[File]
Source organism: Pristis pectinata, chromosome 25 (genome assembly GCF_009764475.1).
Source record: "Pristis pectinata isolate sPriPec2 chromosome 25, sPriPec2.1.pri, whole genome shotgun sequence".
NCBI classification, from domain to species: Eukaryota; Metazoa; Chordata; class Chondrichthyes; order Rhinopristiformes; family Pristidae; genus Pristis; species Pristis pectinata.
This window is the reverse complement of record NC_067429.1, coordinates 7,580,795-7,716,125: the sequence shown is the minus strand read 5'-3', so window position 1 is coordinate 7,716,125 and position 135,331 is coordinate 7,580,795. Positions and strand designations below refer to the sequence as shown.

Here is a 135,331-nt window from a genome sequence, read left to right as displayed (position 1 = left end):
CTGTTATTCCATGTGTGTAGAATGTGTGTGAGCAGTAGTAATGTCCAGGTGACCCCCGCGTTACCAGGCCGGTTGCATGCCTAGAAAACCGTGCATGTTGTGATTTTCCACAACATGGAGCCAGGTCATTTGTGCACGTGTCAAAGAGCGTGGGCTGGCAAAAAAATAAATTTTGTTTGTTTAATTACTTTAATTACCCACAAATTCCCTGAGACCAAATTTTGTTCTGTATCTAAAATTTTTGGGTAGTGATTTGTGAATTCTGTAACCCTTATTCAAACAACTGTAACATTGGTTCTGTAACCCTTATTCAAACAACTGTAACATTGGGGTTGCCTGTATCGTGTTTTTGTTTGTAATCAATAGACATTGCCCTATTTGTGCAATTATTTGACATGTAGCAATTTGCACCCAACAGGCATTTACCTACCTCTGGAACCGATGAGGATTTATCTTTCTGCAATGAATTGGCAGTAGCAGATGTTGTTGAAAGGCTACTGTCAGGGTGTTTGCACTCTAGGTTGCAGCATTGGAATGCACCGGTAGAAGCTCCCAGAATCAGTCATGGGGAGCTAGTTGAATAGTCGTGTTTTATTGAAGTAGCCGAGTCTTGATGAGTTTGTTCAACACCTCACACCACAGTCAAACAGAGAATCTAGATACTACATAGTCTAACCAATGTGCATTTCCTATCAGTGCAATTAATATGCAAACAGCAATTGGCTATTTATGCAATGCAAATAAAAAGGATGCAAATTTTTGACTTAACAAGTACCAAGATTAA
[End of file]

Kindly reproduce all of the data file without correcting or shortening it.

Source organism: Pristis pectinata, chromosome 25 (genome assembly GCF_009764475.1).
Source record: "Pristis pectinata isolate sPriPec2 chromosome 25, sPriPec2.1.pri, whole genome shotgun sequence".
NCBI classification, from domain to species: Eukaryota; Metazoa; Chordata; class Chondrichthyes; order Rhinopristiformes; family Pristidae; genus Pristis; species Pristis pectinata.
This window is the reverse complement of record NC_067429.1, coordinates 7,580,795-7,716,125: the sequence shown is the minus strand read 5'-3', so window position 1 is coordinate 7,716,125 and position 135,331 is coordinate 7,580,795. Positions and strand designations below refer to the sequence as shown.

Here is a 135,331-nt window from a genome sequence, read left to right as displayed (position 1 = left end):
CTGTTATTCCATGTGTGTAGAATGTGTGTGAGCAGTAGTAATGTCCAGGTGACCCCCGCGTTACCAGGCCGGTTGCATGCCTAGAAAACCGTGCATGTTGTGATTTTCCACAACATGGAGCCAGGTCATTTGTGCACGTGTCAAAGAGCGTGGGCTGGCAAAAAAATAAATTTTGTTTGTTTAATTACTTTAATTACCCACAAATTCCCTGAGACCAAATTTTGTTCTGTATCTAAAATTTTTGGGTAGTGATTTGTGAATTCTGTAACCCTTATTCAAACAACTGTAACATTGGTTCTGTAACCCTTATTCAAACAACTGTAACATTGGGGTTGCCTGTATCGTGTTTTTGTTTGTAATCAATAGACATTGCCCTATTTGTGCAATTATTTGACATGTAGCAATTTGCACCCAACAGGCATTTACCTACCTCTGGAACCGATGAGGATTTATCTTTCTGCAATGAATTGGCAGTAGCAGATGTTGTTGAAAGGCTACTGTCAGGGTGTTTGCACTCTAGGTTGCAGCATTGGAATGCACCGGTAGAAGCTCCCAGAATCAGTCATGGGGAGCTAGTTGAATAGTCGTGTTTTATTGAAGTAGCCGAGTCTTGATGAGTTTGTTCAACACCTCACACCACAGTCAAACAGAGAATCTAGATACTACATAGTCTAACCAATGTGCATTTCCTATCAGTGCAATTAATATGCAAACAGCAATTGGCTATTTATGCAATGCAAATAAAAAGGATGCAAATTTTTGACTTAACAAGTACCAAGATTAA